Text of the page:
Wild fires are a serious hazard both in the hill and high country of the district as well as on the plains.
The hill and high country ranges from low foothills to sub-alpine and consists of farming land and tussock forests.
The plains area is extensively farmed, with the fire risk reducing in some areas due to dairy conversion. However, the fire risk remains high during summer seasons due to land use, hedges and shelter belts. The number of exotic forests continues to reduce due to land conversion. The Council Fire Plan sets out the fire risk management strategies and policies to manage fire risk in the district.
The district has historically been subject to wind storms and large snow storms.
Wind storms are characterised by weather patterns where a blocking high pressure system is situated to the north of the North Island and a low pressure system approaches from the southwest.
Historically, windstorms have caused damage to utilities, trees and buildings.
Large snow storms are typically as a result of slow moving deep depressions embedded in a cold south-westerly or south-easterly air stream.
Snow storms from the south-west tend to affect the hill and high country and have caused property damage and loss of stock. Road access and lifelines have also been affected.
Snow storms from the south-east affect the Plains area. This area is populated by farms and small towns and snow has caused disruption to everyday life with disruption to utilities, communities and farms.
The Council accepts it has a role to play in these events under the Ministry of Agriculture and Fisheries (MAF) on Farm Response and Recovery Plans for climatic and natural disasters.
Selwyn district as an agricultural district would be susceptible to a range of agricultural disaster events both on farm and at Research Institutes.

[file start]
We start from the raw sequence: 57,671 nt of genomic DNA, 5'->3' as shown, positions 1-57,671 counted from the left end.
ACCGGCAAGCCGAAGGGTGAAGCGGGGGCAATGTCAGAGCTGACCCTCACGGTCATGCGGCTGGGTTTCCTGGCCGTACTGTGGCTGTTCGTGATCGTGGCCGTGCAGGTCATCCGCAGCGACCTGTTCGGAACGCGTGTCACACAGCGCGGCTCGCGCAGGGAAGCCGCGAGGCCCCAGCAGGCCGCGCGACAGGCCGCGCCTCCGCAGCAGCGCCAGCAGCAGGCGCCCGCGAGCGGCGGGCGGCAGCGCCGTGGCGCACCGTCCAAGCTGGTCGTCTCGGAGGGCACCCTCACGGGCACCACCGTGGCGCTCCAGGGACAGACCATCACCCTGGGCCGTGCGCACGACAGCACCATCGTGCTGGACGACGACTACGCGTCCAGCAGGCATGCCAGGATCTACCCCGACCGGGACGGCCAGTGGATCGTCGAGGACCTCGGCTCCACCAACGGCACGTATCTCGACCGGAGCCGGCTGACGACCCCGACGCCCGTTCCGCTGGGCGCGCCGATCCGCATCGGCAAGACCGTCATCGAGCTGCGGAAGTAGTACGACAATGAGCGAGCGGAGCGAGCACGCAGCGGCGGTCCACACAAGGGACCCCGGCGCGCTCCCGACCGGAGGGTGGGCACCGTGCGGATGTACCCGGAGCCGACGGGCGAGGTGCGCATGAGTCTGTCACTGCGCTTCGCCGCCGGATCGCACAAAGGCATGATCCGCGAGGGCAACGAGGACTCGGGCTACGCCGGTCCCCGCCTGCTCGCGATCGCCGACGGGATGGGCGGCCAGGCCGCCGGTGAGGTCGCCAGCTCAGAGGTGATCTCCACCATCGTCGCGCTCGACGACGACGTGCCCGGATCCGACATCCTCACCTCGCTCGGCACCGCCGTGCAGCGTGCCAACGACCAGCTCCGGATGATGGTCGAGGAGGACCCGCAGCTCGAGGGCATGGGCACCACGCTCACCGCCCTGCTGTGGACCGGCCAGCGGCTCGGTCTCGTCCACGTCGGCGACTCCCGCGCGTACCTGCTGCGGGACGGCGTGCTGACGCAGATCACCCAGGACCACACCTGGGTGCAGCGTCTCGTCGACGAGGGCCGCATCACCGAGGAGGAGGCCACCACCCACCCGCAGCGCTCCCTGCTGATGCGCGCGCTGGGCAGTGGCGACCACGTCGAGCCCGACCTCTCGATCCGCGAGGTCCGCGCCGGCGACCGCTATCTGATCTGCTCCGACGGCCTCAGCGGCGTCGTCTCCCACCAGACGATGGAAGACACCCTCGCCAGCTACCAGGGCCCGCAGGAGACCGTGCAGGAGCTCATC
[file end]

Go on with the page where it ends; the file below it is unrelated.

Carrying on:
The Council would carry out its role in assisting any response through its Disaster Recovery Plan and required council activities.
Selwyn district, as with the rest of New Zealand, may be affected by a large human disease epidemic. The Council has in place a Selwyn District Pandemic Co-ordination Plan to co-ordinate the community response to a pandemic event in conjunction with the Civil Defence Emergency Management (CDEM) Local Arrangements.
Selwyn District is close to Christchurch International Airport and has State Highways and Rail Systems passing through the area.
Both the State Highways and Rail Systems pass through communities and the potential for a disaster event exists.
Otira rail tunnel with portals at Arthur’s Pass and Otira is a high risk area. Police and rail operators have management plans to respond to an event in the tunnel.
Road and Rail carry fuels and hazardous chemicals as well as passengers.
The southern approach to Christchurch International Airport is over communities which would be affected if an aircraft came down in the area.
All Hazard Approach
Selwyn District Council has an All Hazard Approach to Emergency Management and offers support to other agencies leading up to, during, and after an emergency event.